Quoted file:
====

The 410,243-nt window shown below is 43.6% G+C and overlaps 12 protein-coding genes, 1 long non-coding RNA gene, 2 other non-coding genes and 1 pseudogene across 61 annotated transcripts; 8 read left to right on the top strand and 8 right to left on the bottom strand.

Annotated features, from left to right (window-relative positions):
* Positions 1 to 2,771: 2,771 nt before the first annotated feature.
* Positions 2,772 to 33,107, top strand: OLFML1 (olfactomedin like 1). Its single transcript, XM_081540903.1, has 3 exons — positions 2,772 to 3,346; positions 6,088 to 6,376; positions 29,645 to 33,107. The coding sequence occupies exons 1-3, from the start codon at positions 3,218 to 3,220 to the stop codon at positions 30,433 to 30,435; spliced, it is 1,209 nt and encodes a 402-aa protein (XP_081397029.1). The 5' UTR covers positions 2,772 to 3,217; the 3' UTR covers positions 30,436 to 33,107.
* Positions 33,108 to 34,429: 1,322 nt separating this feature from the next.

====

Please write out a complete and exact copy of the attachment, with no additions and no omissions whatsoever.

The 410,243-nt window shown below is 43.6% G+C and overlaps 12 protein-coding genes, 1 long non-coding RNA gene, 2 other non-coding genes and 1 pseudogene across 61 annotated transcripts; 8 read left to right on the top strand and 8 right to left on the bottom strand.

Annotated features, from left to right (window-relative positions):
* Positions 1 to 2,771: 2,771 nt before the first annotated feature.
* Positions 2,772 to 33,107, top strand: OLFML1 (olfactomedin like 1). Its single transcript, XM_081540903.1, has 3 exons — positions 2,772 to 3,346; positions 6,088 to 6,376; positions 29,645 to 33,107. The coding sequence occupies exons 1-3, from the start codon at positions 3,218 to 3,220 to the stop codon at positions 30,433 to 30,435; spliced, it is 1,209 nt and encodes a 402-aa protein (XP_081397029.1). The 5' UTR covers positions 2,772 to 3,217; the 3' UTR covers positions 30,436 to 33,107.
* Positions 33,108 to 34,429: 1,322 nt separating this feature from the next.